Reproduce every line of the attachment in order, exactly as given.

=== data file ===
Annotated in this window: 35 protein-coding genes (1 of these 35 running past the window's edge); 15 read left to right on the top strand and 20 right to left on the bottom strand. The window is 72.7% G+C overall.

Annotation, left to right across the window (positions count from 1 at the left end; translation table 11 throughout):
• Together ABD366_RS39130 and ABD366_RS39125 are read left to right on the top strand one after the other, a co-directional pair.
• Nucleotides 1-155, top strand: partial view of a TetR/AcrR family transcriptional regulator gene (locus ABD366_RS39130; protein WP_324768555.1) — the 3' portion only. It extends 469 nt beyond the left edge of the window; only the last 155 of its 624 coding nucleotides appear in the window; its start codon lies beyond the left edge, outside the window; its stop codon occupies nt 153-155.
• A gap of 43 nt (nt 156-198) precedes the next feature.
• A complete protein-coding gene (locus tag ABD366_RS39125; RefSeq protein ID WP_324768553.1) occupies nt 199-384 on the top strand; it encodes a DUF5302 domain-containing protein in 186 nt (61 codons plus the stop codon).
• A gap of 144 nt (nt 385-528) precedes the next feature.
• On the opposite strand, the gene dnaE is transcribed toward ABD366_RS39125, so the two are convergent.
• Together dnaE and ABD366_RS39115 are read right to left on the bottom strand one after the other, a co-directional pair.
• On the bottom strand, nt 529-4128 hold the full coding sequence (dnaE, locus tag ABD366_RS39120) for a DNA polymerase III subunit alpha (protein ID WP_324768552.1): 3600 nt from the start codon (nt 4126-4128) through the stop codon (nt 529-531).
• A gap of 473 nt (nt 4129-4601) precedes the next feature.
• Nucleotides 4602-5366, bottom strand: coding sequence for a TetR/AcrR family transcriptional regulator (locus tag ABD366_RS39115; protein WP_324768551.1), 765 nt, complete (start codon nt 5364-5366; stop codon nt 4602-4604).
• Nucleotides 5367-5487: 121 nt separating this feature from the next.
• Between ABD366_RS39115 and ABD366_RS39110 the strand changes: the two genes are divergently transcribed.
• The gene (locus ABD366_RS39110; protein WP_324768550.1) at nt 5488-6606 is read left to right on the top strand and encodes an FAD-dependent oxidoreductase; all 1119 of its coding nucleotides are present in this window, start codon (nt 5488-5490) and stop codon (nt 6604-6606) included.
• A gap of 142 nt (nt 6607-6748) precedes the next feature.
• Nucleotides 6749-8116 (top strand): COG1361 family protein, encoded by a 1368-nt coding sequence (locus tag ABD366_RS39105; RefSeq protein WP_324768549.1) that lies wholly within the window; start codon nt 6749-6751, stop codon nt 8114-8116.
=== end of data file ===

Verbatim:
Annotated in this window: 35 protein-coding genes (1 of these 35 running past the window's edge); 15 read left to right on the top strand and 20 right to left on the bottom strand. The window is 72.7% G+C overall.

Annotation, left to right across the window (positions count from 1 at the left end; translation table 11 throughout):
• Together ABD366_RS39130 and ABD366_RS39125 are read left to right on the top strand one after the other, a co-directional pair.
• Nucleotides 1-155, top strand: partial view of a TetR/AcrR family transcriptional regulator gene (locus ABD366_RS39130; protein WP_324768555.1) — the 3' portion only. It extends 469 nt beyond the left edge of the window; only the last 155 of its 624 coding nucleotides appear in the window; its start codon lies beyond the left edge, outside the window; its stop codon occupies nt 153-155.
• A gap of 43 nt (nt 156-198) precedes the next feature.
• A complete protein-coding gene (locus tag ABD366_RS39125; RefSeq protein ID WP_324768553.1) occupies nt 199-384 on the top strand; it encodes a DUF5302 domain-containing protein in 186 nt (61 codons plus the stop codon).
• A gap of 144 nt (nt 385-528) precedes the next feature.
• On the opposite strand, the gene dnaE is transcribed toward ABD366_RS39125, so the two are convergent.
• Together dnaE and ABD366_RS39115 are read right to left on the bottom strand one after the other, a co-directional pair.
• On the bottom strand, nt 529-4128 hold the full coding sequence (dnaE, locus tag ABD366_RS39120) for a DNA polymerase III subunit alpha (protein ID WP_324768552.1): 3600 nt from the start codon (nt 4126-4128) through the stop codon (nt 529-531).
• A gap of 473 nt (nt 4129-4601) precedes the next feature.
• Nucleotides 4602-5366, bottom strand: coding sequence for a TetR/AcrR family transcriptional regulator (locus tag ABD366_RS39115; protein WP_324768551.1), 765 nt, complete (start codon nt 5364-5366; stop codon nt 4602-4604).
• Nucleotides 5367-5487: 121 nt separating this feature from the next.
• Between ABD366_RS39115 and ABD366_RS39110 the strand changes: the two genes are divergently transcribed.
• The gene (locus ABD366_RS39110; protein WP_324768550.1) at nt 5488-6606 is read left to right on the top strand and encodes an FAD-dependent oxidoreductase; all 1119 of its coding nucleotides are present in this window, start codon (nt 5488-5490) and stop codon (nt 6604-6606) included.
• A gap of 142 nt (nt 6607-6748) precedes the next feature.
• Nucleotides 6749-8116 (top strand): COG1361 family protein, encoded by a 1368-nt coding sequence (locus tag ABD366_RS39105; RefSeq protein WP_324768549.1) that lies wholly within the window; start codon nt 6749-6751, stop codon nt 8114-8116.